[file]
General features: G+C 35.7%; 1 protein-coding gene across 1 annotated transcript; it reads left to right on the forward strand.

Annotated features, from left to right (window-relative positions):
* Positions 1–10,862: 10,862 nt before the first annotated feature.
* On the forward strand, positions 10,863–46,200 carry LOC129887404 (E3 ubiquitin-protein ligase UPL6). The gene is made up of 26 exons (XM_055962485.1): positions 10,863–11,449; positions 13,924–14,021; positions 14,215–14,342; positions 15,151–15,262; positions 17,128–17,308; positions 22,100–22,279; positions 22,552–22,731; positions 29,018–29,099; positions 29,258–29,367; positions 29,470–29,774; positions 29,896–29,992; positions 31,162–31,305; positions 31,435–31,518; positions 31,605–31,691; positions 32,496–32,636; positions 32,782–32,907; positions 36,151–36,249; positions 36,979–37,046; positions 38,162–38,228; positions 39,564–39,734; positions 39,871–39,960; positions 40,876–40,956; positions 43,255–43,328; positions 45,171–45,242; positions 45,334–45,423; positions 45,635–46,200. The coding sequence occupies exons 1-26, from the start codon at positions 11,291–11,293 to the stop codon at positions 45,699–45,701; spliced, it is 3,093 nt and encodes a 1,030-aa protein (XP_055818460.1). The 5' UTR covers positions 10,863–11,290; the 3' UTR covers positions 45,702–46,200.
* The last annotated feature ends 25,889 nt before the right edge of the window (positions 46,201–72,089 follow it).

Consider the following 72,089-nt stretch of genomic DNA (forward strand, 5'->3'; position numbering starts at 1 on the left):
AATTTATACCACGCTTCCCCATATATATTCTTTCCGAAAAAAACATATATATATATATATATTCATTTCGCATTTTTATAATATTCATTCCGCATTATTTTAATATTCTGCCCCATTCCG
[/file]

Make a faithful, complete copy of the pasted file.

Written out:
General features: G+C 35.7%; 1 protein-coding gene across 1 annotated transcript; it reads left to right on the forward strand.

Annotated features, from left to right (window-relative positions):
* Positions 1–10,862: 10,862 nt before the first annotated feature.
* On the forward strand, positions 10,863–46,200 carry LOC129887404 (E3 ubiquitin-protein ligase UPL6). The gene is made up of 26 exons (XM_055962485.1): positions 10,863–11,449; positions 13,924–14,021; positions 14,215–14,342; positions 15,151–15,262; positions 17,128–17,308; positions 22,100–22,279; positions 22,552–22,731; positions 29,018–29,099; positions 29,258–29,367; positions 29,470–29,774; positions 29,896–29,992; positions 31,162–31,305; positions 31,435–31,518; positions 31,605–31,691; positions 32,496–32,636; positions 32,782–32,907; positions 36,151–36,249; positions 36,979–37,046; positions 38,162–38,228; positions 39,564–39,734; positions 39,871–39,960; positions 40,876–40,956; positions 43,255–43,328; positions 45,171–45,242; positions 45,334–45,423; positions 45,635–46,200. The coding sequence occupies exons 1-26, from the start codon at positions 11,291–11,293 to the stop codon at positions 45,699–45,701; spliced, it is 3,093 nt and encodes a 1,030-aa protein (XP_055818460.1). The 5' UTR covers positions 10,863–11,290; the 3' UTR covers positions 45,702–46,200.
* The last annotated feature ends 25,889 nt before the right edge of the window (positions 46,201–72,089 follow it).

Consider the following 72,089-nt stretch of genomic DNA (forward strand, 5'->3'; position numbering starts at 1 on the left):
AATTTATACCACGCTTCCCCATATATATTCTTTCCGAAAAAAACATATATATATATATATATTCATTTCGCATTTTTATAATATTCATTCCGCATTATTTTAATATTCTGCCCCATTCCG